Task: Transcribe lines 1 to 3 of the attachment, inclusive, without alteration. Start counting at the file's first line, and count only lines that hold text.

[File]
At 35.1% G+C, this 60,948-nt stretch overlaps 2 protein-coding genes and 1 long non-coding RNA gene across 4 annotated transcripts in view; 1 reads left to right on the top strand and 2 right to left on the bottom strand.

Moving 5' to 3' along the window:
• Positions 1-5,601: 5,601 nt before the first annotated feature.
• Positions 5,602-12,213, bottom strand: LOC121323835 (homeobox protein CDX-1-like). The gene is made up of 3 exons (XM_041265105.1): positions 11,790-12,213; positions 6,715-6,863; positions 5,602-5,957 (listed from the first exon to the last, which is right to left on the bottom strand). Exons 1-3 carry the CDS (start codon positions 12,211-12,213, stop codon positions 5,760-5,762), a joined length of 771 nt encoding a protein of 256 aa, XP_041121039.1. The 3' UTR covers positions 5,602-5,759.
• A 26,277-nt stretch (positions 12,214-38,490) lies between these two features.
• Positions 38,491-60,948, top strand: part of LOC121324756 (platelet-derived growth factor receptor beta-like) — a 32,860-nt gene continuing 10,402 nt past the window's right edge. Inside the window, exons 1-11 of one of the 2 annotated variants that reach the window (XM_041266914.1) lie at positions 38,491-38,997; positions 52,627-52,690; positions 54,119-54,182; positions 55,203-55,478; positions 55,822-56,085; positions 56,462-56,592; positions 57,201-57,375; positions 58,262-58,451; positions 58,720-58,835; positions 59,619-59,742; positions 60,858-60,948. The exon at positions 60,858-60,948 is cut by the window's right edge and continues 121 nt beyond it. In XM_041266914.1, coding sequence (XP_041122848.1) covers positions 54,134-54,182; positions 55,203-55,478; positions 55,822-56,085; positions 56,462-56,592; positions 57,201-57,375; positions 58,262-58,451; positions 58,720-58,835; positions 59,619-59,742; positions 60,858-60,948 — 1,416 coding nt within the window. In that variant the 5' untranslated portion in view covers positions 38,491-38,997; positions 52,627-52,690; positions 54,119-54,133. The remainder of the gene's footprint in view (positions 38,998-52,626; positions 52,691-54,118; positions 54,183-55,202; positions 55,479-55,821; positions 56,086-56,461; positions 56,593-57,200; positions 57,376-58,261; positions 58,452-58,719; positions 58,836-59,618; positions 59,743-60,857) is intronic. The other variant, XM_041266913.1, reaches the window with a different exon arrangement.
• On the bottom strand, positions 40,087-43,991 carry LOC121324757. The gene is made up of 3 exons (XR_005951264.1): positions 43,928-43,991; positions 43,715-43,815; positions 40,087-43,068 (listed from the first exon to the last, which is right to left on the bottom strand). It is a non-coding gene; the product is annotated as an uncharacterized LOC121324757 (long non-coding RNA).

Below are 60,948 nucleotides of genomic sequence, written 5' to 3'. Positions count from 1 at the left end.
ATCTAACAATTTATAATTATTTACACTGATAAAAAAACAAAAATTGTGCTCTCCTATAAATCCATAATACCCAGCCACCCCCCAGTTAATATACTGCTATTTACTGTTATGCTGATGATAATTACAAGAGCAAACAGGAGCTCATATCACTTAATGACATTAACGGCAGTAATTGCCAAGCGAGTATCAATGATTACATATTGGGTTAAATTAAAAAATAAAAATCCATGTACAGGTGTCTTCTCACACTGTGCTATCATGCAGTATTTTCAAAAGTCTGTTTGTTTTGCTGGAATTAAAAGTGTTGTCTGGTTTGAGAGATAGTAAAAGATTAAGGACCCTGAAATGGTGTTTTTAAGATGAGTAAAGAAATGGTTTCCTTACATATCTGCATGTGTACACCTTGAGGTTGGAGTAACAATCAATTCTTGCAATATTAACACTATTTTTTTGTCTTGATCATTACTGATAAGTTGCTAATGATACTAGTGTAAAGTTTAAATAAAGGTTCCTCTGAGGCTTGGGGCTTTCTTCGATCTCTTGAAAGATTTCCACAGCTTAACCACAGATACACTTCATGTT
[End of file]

At 35.1% G+C, this 60,948-nt stretch overlaps 2 protein-coding genes and 1 long non-coding RNA gene across 4 annotated transcripts in view; 1 reads left to right on the top strand and 2 right to left on the bottom strand.

Moving 5' to 3' along the window:
• Positions 1-5,601: 5,601 nt before the first annotated feature.